A theme is a named group of settings that you can apply to a document to change its appearance. At a minimum, it includes three elements: colors, fonts, and effects. (In PowerPoint, your choice of theme also affects a couple of other aspects of the presentation, such as background image and variants.) Themes have names, such as Facet, Integral, and Ion; these names are the same across Word, Excel, and PowerPoint, so you can use the same theme in each application for consistency.

A theme is not the same as a template. A template is an entire document file (or workbook, or presentation), but with a different extension to designate it a template rather than a regular document. It’s a full-fledged reusable sample. A theme, on the other hand, is just a collection of settings that can be applied to a document.

Is a theme a separate file? Well, it depends on what you mean by theme. The word can refer to the current theme settings in a Word, Excel, or PowerPoint document file, and in that sense, a theme is contained within the document to which it is applied. But theme can also refer to a file with a .thmx extension that stores theme settings independently of any data file

Working with Seasonal Time Series

Matters get incrementally more complicated when you have a time series that’s characterized in part by seasonality: the tendency of its level to rise and fall in accordance with the passing of the seasons. We use the term season in a more general sense than its everyday meaning of the year’s four seasons. In the context of predictive analytics, a season can be a day if patterns repeat weekly, or a year in terms of presidential election cycles, or just about anything in between. An eight-hour shift in a hospital can represent a season.

This chapter takes a look at how to decompose a time series so that you can see how its seasonality operates apart from its trend (if any). As you might expect from the material in Chapters 3 and 4, several approaches are available to you.

 

Simple Seasonal Averages

The use of simple seasonal averages to model a time series can sometimes provide you with a fairly crude model for the data. But the approach pays attention to the seasons in the data set, and it can easily be much more accurate as a forecasting technique than simple exponential smoothing when the seasonality is pronounced.

The data and chart shown in Figure 5.1 represent the average number of daily hits to a website that caters to fans of the National Football League. Each observation in column D represents the average number of hits per day in each of four quarters across a five-year time span.

 

Identifying a Seasonal Pattern

You can tell from the averages in the range G2:G5 that a distinct quarterly effect is taking place. The largest average number of hits occurs during fall and winter, when the main 16 games and the playoffs are scheduled. Interest, as measured by average daily hits, declines during the spring and summer months.

 

Text in a Microsoft Office Application

Adding text in an Office application is easy; just start typing. If the default text formatting doesn’t suit your needs, however, Office also offers numerous text formatting and customization options.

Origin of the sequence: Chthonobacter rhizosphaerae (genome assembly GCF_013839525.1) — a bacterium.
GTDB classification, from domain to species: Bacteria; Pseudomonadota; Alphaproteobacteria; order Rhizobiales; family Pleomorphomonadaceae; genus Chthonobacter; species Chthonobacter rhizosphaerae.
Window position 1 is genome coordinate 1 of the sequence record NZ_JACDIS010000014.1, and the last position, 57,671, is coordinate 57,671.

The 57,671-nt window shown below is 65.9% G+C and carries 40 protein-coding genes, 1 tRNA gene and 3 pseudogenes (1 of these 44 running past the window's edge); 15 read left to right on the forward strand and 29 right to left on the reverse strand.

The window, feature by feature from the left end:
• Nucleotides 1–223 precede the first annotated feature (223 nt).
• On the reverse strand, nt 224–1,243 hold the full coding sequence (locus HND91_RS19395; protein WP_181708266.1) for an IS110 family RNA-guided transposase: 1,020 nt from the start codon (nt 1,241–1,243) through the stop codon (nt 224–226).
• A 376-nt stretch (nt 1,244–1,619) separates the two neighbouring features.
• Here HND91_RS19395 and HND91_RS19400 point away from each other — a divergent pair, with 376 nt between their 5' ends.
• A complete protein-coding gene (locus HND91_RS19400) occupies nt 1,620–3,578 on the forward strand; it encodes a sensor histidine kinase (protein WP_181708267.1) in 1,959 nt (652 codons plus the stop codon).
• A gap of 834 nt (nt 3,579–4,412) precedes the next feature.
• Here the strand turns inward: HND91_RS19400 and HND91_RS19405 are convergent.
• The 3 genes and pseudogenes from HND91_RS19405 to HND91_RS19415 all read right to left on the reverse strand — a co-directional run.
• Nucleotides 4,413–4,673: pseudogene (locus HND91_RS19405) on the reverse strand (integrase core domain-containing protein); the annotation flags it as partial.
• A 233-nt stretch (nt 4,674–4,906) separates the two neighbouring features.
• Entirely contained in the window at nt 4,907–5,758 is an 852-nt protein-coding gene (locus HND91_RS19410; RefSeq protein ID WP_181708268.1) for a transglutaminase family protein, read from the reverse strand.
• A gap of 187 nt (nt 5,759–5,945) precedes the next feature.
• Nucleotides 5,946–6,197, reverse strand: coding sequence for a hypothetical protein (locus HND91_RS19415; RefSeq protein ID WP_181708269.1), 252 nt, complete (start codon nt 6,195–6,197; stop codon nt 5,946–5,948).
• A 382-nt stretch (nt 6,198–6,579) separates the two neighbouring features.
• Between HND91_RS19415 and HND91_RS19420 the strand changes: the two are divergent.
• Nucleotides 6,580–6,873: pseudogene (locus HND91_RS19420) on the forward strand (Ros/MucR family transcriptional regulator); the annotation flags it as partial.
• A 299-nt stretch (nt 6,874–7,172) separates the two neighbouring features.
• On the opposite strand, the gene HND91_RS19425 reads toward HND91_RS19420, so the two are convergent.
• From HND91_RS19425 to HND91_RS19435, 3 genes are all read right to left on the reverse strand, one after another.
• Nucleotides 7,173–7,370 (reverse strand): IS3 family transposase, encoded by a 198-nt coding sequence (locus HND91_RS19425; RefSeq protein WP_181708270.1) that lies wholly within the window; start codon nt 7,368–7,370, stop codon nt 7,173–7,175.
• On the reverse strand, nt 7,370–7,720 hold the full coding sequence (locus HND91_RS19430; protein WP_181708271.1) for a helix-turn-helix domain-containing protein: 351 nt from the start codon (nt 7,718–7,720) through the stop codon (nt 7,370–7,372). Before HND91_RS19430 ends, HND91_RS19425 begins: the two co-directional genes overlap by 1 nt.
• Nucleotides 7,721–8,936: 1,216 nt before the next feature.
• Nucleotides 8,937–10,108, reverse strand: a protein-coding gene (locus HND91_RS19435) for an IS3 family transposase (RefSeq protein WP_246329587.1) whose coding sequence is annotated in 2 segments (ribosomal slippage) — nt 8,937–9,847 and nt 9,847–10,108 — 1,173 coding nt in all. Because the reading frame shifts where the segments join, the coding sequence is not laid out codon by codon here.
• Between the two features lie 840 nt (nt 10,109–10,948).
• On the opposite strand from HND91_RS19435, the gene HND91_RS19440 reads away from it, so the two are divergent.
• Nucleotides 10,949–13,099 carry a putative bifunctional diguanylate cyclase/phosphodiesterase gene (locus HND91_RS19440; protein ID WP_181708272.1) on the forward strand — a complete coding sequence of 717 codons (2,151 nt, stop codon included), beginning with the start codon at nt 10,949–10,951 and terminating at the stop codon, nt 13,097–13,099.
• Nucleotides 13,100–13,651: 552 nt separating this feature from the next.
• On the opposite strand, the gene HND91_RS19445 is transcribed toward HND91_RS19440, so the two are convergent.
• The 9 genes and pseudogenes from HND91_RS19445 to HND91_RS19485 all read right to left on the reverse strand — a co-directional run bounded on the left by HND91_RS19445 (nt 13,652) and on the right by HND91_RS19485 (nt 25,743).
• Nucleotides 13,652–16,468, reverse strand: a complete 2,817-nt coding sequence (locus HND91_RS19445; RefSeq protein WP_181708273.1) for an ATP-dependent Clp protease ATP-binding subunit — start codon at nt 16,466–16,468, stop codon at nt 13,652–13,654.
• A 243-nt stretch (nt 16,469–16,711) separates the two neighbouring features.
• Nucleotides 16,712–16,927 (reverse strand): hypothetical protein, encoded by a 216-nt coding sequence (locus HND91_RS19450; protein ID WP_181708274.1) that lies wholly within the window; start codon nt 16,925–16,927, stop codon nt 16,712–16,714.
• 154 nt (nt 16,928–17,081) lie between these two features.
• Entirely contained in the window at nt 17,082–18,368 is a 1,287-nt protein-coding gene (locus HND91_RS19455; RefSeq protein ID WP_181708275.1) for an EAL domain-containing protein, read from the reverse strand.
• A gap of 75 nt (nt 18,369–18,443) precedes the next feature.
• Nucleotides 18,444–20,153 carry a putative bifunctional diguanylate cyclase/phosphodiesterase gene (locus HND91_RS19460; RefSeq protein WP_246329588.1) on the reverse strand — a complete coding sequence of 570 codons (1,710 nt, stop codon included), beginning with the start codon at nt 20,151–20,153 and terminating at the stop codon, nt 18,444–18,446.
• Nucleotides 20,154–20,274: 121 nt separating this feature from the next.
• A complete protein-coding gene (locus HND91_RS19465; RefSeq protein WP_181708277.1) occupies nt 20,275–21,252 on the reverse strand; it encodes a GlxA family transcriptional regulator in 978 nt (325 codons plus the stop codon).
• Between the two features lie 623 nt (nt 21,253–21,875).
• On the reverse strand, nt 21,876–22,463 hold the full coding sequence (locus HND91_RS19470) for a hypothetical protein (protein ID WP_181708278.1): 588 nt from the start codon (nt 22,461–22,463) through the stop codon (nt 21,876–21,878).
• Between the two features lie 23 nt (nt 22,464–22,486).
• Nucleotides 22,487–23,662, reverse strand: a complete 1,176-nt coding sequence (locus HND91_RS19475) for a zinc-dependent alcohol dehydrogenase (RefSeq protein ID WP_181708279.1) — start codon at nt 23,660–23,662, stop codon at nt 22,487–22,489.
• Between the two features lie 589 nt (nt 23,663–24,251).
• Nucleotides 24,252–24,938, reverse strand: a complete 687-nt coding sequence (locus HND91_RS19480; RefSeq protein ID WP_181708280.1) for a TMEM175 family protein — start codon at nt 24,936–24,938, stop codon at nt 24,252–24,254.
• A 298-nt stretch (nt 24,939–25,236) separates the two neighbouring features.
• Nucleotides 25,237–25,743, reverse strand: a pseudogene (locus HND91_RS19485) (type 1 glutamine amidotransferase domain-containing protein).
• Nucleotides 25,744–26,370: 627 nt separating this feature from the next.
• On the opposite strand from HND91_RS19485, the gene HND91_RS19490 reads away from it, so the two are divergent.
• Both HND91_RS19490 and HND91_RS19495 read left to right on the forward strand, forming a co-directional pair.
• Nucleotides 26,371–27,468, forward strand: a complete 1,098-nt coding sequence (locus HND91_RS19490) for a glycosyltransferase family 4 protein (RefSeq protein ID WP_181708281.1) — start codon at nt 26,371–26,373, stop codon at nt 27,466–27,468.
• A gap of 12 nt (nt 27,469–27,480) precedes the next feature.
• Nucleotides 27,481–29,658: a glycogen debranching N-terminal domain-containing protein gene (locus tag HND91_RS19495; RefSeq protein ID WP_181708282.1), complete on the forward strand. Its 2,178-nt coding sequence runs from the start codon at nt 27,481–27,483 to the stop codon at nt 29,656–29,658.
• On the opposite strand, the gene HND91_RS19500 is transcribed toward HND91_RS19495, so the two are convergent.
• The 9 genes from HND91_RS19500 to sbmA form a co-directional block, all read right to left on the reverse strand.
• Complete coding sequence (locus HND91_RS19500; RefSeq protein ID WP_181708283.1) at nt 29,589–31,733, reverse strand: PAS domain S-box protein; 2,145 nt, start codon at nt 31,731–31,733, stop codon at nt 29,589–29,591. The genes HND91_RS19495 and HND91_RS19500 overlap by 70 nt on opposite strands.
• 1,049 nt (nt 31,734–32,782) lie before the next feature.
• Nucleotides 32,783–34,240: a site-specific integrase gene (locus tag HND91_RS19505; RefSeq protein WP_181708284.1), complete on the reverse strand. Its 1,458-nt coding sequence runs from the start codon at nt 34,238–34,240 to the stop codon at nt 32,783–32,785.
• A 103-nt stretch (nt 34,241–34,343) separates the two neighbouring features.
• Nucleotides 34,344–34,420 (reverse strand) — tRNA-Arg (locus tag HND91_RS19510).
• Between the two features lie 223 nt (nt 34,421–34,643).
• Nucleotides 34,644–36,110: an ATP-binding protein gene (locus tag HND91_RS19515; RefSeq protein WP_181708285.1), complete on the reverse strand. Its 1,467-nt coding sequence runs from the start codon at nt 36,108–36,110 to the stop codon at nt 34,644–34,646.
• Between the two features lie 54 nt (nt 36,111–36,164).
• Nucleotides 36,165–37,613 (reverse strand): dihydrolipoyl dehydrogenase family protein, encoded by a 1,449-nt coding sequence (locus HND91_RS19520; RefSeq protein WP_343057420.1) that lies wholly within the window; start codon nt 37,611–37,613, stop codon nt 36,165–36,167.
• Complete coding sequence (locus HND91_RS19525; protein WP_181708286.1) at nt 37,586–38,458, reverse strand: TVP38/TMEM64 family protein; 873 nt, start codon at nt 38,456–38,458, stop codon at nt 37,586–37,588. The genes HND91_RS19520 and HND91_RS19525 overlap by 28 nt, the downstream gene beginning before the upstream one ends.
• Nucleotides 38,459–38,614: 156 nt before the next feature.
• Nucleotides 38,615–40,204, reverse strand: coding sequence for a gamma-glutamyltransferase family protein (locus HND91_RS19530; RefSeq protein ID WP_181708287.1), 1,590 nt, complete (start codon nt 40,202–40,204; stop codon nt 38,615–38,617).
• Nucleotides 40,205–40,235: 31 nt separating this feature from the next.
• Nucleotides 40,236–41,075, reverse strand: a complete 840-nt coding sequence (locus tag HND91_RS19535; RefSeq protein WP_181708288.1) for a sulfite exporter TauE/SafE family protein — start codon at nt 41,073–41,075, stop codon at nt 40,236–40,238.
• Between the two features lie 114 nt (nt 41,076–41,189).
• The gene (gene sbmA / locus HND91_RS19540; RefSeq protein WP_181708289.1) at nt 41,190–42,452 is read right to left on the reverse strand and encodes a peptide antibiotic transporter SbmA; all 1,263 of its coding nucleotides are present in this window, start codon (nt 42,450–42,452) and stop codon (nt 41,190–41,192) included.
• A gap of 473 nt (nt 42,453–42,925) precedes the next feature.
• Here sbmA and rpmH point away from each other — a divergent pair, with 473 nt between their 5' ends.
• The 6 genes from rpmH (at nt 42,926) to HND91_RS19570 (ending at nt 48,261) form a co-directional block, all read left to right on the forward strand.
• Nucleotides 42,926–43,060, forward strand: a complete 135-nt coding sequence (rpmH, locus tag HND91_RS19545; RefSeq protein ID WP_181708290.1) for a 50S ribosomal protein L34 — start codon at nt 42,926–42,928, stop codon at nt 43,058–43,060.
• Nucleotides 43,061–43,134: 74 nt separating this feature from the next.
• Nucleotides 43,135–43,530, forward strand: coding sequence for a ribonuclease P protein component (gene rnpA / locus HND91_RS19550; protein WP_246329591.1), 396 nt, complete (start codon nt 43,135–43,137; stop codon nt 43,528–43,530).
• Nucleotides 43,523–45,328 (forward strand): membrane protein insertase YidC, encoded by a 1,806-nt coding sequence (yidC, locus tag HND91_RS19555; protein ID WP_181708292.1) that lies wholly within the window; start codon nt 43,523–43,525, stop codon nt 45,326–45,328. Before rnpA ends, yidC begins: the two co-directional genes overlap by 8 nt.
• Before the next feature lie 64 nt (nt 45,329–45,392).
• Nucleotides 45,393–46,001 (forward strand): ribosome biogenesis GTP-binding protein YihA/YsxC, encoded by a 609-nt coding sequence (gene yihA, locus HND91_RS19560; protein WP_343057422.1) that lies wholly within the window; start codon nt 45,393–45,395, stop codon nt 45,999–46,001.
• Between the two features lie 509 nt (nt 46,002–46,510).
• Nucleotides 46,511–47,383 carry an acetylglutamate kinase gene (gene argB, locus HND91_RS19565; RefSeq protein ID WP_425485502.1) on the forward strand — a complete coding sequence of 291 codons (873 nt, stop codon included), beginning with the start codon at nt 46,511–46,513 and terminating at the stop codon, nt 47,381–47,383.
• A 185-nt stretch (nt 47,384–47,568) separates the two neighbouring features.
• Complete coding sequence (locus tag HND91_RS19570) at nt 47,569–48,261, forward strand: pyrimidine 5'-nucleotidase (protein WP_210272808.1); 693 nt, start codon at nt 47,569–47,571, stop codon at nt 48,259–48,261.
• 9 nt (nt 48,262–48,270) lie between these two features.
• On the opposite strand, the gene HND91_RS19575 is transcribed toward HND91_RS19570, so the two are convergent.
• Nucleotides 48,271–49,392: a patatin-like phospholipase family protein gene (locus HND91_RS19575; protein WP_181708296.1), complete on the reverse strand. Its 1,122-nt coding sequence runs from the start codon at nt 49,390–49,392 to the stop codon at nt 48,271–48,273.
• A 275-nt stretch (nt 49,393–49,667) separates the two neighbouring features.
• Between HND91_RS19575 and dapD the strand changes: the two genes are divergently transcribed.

The Home tab in Word, PowerPoint, Publisher, and Excel is home to a solid collection of text-formatting tools, giving you the option to select a font style and size; change text color; or apply bold, italic, and underlining to your text. You can also align text, use WordArt to create sophisticated text objects, search for and replace text, and use the Font dialog box for more advanced formatting.

Finally, you can fix any spelling errors by performing a spell check—something you need to do on every Office document.

You can also save your files in file formats that offer backward compatibility for co-workers still using older versions of the Office applications. And the Office applications (such as Word and Excel) provide you with compatibility-checking tools that help negate any issues with files shared with users of legacy Office applications.

As already mentioned, Word, Excel, and PowerPoint use the open XML file formats by default when you save a file in these applications. And you have a number of other file format options in these applications, if needed.

Publisher 2016, on the other hand, saves publications by default in the .pub file type. The .pub file type is “directly” compatible with Publisher 2013, through Publisher 2003. Although Publisher does not enable you to save a publication in the open XML file format (like Word and Excel), you can save Publisher files in the XPS file type, which is an XML file format for “electronic paper.” Publisher also has file types available that you can use to make your publications backward compatible with collaborators who are using previous versions of Microsoft Publisher.

The Workout App on the Apple Watch

The Workout app is somewhat similar to the Activity app, but instead of being designed for use at all times while you’re wearing the watch, this app allows you to collect and analyze data related to actual workouts.

To use this app, launch it from the Home screen of the Apple Watch (see Figure 5.23), and from the main menu, select the fitness-related activity you’re about to participate it. Options include Outdoor Walk, Outdoor Run, Outdoor Cycle, Indoor Run, Indoor Walk, Indoor Cycle, Elliptical, Rower, Stair Stepper, or Other.

When you’re ready to begin a workout, follow these steps to activate the Workout app on your watch:

  1. From any watch face you’ve selected to be displayed on the watch’s screen, press the Digital Crown to access the watch’s Home screen.
  2. Tap on the Workout app icon to launch the Workout app.
  3. When the main menu appears, tap on the type of workout you plan to engage in.